It’s been just one month since the last day of our December 3-11 2015 Rwanda journey.
With the holidays, many of us have barely transitioned into “Reality Re-entry” mode! As we do, our friends and family are asking: “How was your trip?” Several travelers have told me how hard it is to answer this question—to summarize the huge-ness, the range of emotions, the sights, the people and new friends.
It’s easy to answer: “Amazing!” but this never feels exactly right.
For me personally, there was a moment (during a quick post-program sojourn to Uganda) that embodied my trip experience, and echoed the lessons from and interactions with our Rwandan women leaders:
I’m walking through the red dirt slums at sunset. The smell of roasting maize competes with stagnant rain puddles. The sound of drumming grows louder as I approach. Neighbors are gathered in a rare bit of open space, families cheering a small troupe of dancers, young and old, practicing in their plain clothes. I stop to appreciate, just long enough for the dance troupe leader to zero in on me and beckon me to the center of the dance. I’m terrified, but can’t refuse. We look into each other’s faces and smile. She holds my hands to teach me as our arms mirror each other (and I attempt to move with a fraction of her skill and ease!).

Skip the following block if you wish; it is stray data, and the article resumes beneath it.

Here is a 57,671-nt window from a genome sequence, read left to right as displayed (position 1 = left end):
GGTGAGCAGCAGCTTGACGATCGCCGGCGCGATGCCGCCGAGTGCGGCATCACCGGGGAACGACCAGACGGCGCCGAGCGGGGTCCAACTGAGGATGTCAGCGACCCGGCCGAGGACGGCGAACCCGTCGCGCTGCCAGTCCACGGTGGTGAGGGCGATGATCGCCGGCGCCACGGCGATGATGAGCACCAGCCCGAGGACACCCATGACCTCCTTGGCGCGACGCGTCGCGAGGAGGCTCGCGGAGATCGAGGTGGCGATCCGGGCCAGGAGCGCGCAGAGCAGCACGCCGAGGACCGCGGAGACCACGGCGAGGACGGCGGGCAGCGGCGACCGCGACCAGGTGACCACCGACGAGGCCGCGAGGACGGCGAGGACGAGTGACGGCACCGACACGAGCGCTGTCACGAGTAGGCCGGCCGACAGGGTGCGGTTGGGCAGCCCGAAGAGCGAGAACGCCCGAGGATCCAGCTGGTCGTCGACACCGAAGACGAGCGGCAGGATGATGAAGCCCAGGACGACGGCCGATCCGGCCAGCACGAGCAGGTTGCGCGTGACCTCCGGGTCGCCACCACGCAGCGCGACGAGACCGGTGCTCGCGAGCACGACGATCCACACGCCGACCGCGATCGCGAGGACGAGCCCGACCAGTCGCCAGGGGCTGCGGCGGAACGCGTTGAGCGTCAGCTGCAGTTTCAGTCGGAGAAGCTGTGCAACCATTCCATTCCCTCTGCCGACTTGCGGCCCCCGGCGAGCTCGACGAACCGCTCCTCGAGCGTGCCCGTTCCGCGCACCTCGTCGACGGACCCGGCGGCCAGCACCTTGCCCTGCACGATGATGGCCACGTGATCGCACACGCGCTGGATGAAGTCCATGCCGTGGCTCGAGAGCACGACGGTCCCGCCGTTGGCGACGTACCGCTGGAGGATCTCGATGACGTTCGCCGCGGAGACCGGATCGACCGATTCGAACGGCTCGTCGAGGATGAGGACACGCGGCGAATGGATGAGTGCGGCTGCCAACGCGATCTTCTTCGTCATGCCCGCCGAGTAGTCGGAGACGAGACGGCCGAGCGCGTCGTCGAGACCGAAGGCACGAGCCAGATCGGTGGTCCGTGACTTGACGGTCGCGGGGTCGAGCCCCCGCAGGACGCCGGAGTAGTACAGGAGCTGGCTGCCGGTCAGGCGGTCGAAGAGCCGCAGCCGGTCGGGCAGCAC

It's a lesson. And it's pure joy.
The women we met in Rwanda—healers, teachers, mentors, students, innovators, governors—each one we met took us literally or figuratively into their hands, looked into our faces, and shared moments of generous exchange. Their stories, their wisdom, their struggles, their laughter. From morning to night for over a week, we looked to them and to each other as fellow travelers—seeking to receive, to understand, and to give something of ourselves.
This happened over and over—and it’s the impossible-to-explain magic of the journey.
Stay tuned! For the rest of January, we’ll be breaking down the day-to-day, play-by-play moments of the Rwanda Journey in photos and stories, culminating in a video snapshot of who, what, and how we came to love Rwanda in our short time there.
I can’t wait for others to experience the jewels that created this AMAZING whole, which certainly exceeded the sum of its parts.
Murakoze! ("Thanks" in Kinyarwanda!)
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